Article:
Unless you really plan to build a team in-house (paying for all parties and roles, recruiting a solid CTO or a VP of Engineering, handling competition among the tech world, etc), then outsourcing simply makes sense.
Top outsourcing companies work with dozens of customers. Unless you are at the bottom end of their pricing tier, they will treat you right and are expected to skill up having loads of data from all of their sources. They handle layoffs, sick leaves, vacations, things you don’t need to care about. You pay for the final work done, not salaries for a bunch of people, at once.
What Avenues Work When Looking for a Software Firm?
The best bet is hitting your tech network or attending a large local technical conference and trying to find tech companies to offload work to during busy seasons.
The reason it may work is:
- Finding tech talent is hard.
- It takes a while interviewing people one by one.
- Assembling a complete team is beneficial for larger projects.
Some hesitations that most tech companies like yours have towards outsourcing are:
- Tech companies try to build in-house teams.
- The exception is smaller companies that can’t grow fast enough or attract talent, but it’s unlikely for them to land a large project for a few people and being willing to outsource it for a longer period.
- It’s generally thought as risky, the company won’t have a lot of involvement so they are worried of getting their clients stolen.
Most businesses looking for teams would browse established companies with reputable online presence, legit portfolio, significant contributions and the like.
If you are determined to work together, you’ll need to go through the basics first. You can possibly try with referrals, friends, freelance networks, other small chunks for starters until you establish some credibility with each other.
Of course, recommendations are one of the best ways to move forward. The in-house insights from someone working with a prospective vendor can reveal anything.
They can reveal anything, from the process through pricing to caveats and possible limitations when software outsourcing.
Start with your network first, ask around for recommendations, and then expand your circle until you find the right firm.
Is Cheap Outsourcing Still a Thing?
Full disclosure. It IS possible to find CHEAP development firms out there. But, it is extremely unlikely to pick the right timing without risking too much.
Here’s the thing with cheap outsourcing:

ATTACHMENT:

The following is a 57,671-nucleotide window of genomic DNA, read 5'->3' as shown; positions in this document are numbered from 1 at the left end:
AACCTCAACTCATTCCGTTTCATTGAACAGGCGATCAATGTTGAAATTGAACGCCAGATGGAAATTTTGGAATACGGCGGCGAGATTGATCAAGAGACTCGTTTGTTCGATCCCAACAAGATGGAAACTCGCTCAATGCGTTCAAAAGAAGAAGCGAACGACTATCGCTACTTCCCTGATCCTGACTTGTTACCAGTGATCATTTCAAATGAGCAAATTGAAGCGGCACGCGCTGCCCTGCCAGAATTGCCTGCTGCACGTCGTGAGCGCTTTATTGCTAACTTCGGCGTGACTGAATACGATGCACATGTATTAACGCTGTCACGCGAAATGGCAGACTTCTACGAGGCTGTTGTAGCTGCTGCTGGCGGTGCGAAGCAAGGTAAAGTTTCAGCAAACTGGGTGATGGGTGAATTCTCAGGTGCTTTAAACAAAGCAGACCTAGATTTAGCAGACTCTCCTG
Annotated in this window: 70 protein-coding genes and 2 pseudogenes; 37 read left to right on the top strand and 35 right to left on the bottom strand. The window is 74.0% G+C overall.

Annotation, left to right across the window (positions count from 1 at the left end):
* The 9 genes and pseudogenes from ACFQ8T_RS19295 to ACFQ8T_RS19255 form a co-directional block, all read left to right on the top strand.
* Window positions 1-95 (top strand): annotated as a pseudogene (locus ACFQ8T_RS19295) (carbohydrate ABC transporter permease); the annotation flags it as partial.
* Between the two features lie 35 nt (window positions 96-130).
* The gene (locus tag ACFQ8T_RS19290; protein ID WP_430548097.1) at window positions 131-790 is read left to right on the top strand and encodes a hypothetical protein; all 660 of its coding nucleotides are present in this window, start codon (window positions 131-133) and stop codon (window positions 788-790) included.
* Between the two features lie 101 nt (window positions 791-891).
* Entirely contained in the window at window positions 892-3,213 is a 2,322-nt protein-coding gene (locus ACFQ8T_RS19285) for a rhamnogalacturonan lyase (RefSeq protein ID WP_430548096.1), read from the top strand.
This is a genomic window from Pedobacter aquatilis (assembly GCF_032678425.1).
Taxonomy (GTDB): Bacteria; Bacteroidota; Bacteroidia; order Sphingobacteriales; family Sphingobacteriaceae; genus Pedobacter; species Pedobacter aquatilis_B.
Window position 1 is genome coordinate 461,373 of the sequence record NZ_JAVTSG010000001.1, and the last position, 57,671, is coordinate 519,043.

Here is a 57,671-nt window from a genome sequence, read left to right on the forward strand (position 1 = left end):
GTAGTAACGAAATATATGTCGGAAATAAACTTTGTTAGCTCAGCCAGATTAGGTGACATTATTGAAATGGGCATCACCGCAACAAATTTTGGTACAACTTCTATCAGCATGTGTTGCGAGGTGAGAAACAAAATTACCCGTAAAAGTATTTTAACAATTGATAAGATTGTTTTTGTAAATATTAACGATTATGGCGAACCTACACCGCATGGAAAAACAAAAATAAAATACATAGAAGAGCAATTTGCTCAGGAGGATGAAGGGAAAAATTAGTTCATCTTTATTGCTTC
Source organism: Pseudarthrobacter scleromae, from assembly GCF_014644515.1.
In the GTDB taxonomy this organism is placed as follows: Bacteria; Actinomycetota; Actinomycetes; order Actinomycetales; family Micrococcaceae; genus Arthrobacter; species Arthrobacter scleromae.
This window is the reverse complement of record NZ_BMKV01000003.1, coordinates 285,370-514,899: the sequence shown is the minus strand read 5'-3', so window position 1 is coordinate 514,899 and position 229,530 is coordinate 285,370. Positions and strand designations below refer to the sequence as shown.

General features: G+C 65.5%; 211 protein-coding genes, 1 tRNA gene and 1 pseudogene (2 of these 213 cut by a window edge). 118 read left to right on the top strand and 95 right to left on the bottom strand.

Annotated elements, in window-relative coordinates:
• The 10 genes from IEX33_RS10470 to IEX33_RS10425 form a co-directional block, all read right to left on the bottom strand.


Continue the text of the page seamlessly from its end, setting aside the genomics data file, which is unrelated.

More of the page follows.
You’re looking for a needle in a haystack.
Why would you charge less in a globalized world when you can charge a competitive rate?
- You lack the skills to produce a quality product.
- Or, you lack the experience to foresee common problems in a high-scale product.
- You understand the theoretical case of building a decent architecture (but every piece of software is unique).
- You lack the manpower to execute every complex piece in-house.
Many business owners or managers in the US or Western Europe or Australia believe that outsourcing can be cheaper when they offload projects to freelancers or countries in less developed regions (financially speaking).
This may be true in some cases.
The cost of living does determine the minimum wage and the costs for talent that works locally and doesn’t actively produce revenue directly for customers.
This means that certain jobs such as office assistants or cleaning staff will be less expensive in an Asian or African agency which should reduce the costs of the firm a bit.
That said, outsourcing has been around for decades.
Inexpensive Software Development Work?
Corporations such as Google, Microsoft, SAP, VMware, Oracle, large aircraft or automotive companies, have been building local offices where talent is available, paying pretty decent salaries.
Costs have been going up quite a lot across the board. Talent is scarce even in countries with massive populations like China or India.
While you may be paying less, probably nearly half of what you would pay for a Bay Area company, you won’t get “inexpensive development work”.
Software development isn’t quite trivial as it touches on different areas of complexity:
- Connecting multiple systems with the same core
- Customer management
- Different payment plans
Yes, you can get an inexpensive 5-page business website for $500 in various places, or even host it on Wix or Squarespace. When it comes to professional software development, building scalable systems, managing transactions, PCI compliance and everything in-between, this requires experienced talent which is capable enough of building scalable systems.
These engineers aren’t stupid.
Remote jobs are not uncommon. Some may quit and start consulting jobs if salaries aren’t competitive.
Building professional teams also means that a company should be located in a metropolitan city. They are pretty expensive wherever you want to outsource (compared to small villages across the world).
Yes, paying a fortune doesn’t mean you’ll work with top talent either. But the odds are, finding a credible company anywhere that comes with the right track record and credentials will likely get the job done (which isn’t likely if you simply outsource to a low-cost development shop anywhere).